Please cite to the original publication
My first initiation into the problem of teaching legal ethics came some thirty years ago when I, as the youngest cub on the Yale law faculty, inherited that course by reason of the default of candidates more suitable. I think a lesson can be drawn from this incident. On the faculty at that time were not only law teachers of experience but also active practitioners and distinguished judges; their leader was the then Dean Swan, now Judge Swan, my chief for many years both in teaching and on the beach. As to this course, however, they were having none of it. That from a group of such rich background none but the youngest could be drafted for the service is a commentary upon its difficulties and somewhat doubtful rewards. My own experience, as it occurred, did not suggest that there was error in the valuation. It is my judgment that members of the profession who are rather prone to criticize teachers for apparent lack of interest in this subject should know and appreciate the difficulties involved. Institutes such as this are therefore especially to be welcomed both for the actual teachings they disseminate and for the opportunity for a realistic appraisal by both lawyers and teachers of that which is needed for instruction in the field.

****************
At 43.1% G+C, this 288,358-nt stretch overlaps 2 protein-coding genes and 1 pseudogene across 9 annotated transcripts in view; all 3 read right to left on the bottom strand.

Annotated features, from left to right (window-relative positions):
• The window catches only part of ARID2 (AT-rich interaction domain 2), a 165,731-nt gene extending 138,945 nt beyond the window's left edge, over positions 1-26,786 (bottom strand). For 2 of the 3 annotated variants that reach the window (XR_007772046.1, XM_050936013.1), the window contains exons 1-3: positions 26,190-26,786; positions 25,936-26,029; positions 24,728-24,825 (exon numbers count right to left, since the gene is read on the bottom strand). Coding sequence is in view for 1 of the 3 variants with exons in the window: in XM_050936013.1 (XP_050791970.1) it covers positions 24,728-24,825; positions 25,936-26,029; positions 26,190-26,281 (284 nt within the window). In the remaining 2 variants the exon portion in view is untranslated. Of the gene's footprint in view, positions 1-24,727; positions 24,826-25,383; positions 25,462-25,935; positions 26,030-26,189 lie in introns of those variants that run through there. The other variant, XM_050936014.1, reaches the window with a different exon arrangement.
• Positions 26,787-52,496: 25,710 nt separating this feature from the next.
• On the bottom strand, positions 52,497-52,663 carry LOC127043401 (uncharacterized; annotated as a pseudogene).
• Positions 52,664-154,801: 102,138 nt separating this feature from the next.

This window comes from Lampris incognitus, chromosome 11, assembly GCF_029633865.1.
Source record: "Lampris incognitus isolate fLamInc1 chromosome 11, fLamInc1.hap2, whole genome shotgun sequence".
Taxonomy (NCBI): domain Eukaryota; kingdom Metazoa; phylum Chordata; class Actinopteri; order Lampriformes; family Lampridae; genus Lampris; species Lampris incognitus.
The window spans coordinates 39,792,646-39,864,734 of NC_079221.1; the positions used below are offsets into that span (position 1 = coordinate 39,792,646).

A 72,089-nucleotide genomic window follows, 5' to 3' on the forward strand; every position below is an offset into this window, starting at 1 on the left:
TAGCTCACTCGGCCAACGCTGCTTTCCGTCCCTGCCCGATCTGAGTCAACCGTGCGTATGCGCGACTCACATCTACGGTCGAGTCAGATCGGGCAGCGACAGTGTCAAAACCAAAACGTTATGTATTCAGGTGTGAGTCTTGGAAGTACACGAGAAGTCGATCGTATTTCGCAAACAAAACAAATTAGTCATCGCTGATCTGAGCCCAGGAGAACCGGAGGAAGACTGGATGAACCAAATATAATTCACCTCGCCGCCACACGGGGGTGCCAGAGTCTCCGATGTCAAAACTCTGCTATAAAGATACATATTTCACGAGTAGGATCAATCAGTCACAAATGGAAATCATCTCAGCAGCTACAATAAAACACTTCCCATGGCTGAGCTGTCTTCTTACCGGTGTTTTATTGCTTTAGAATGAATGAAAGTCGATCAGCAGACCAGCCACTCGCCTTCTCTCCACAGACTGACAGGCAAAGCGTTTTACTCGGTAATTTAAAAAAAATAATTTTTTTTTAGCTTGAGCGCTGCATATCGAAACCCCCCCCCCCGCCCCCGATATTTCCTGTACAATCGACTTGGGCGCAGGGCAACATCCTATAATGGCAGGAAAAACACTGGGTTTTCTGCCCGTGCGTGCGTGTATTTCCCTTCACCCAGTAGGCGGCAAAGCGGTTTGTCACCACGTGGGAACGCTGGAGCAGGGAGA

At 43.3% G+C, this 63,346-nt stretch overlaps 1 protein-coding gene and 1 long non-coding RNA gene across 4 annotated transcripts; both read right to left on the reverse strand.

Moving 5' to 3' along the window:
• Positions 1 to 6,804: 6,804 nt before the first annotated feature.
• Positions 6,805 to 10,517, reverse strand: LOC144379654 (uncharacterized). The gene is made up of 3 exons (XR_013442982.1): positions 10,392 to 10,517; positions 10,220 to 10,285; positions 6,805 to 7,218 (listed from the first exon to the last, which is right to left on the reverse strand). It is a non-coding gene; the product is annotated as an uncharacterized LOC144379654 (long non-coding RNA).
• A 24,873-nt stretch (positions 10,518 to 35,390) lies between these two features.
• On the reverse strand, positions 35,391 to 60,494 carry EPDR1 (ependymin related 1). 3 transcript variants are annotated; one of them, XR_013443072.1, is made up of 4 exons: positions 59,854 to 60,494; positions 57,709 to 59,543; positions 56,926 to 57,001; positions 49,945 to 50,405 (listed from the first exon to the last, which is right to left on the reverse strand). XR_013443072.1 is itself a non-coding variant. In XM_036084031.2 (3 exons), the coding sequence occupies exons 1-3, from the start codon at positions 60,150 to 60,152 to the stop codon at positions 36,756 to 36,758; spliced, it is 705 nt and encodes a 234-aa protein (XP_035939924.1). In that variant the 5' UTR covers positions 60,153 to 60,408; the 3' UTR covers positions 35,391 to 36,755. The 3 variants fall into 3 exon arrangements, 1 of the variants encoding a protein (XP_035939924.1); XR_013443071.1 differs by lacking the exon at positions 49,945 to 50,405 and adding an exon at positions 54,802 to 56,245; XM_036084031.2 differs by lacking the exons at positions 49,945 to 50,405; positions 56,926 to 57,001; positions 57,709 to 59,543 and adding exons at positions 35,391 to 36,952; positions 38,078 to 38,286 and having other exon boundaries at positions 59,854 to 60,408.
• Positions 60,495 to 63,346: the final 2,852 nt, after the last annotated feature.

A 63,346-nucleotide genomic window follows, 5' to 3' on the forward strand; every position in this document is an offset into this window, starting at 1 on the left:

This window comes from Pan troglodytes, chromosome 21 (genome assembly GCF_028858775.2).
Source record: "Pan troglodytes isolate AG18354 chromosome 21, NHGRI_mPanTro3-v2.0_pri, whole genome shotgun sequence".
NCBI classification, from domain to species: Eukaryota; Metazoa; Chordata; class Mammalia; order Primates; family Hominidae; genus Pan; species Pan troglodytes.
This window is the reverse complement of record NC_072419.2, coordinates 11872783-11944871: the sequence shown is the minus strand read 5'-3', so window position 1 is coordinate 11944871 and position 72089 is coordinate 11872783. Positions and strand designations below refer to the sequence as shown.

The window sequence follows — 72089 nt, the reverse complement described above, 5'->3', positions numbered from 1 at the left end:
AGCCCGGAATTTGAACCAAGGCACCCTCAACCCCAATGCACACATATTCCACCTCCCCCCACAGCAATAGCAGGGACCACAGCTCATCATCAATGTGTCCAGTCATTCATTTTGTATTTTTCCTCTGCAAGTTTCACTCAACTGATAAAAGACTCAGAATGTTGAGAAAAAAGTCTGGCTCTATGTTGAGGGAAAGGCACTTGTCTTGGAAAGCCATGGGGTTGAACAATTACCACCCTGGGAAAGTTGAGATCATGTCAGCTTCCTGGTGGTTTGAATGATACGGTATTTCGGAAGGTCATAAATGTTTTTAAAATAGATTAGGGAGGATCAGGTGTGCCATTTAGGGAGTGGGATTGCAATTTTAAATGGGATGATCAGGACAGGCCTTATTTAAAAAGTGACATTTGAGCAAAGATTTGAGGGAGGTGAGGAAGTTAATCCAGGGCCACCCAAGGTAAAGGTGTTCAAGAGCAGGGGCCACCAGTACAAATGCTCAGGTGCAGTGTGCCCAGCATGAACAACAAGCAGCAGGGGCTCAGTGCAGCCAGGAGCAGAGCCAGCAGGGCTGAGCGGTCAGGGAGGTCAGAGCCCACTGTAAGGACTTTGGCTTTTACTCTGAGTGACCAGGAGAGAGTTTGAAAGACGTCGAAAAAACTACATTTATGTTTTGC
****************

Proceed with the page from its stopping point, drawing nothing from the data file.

Date of Authorship for this Version
The Lawyer’s Duties to the Courts, 7 University of Florida Law Review 404 (1954)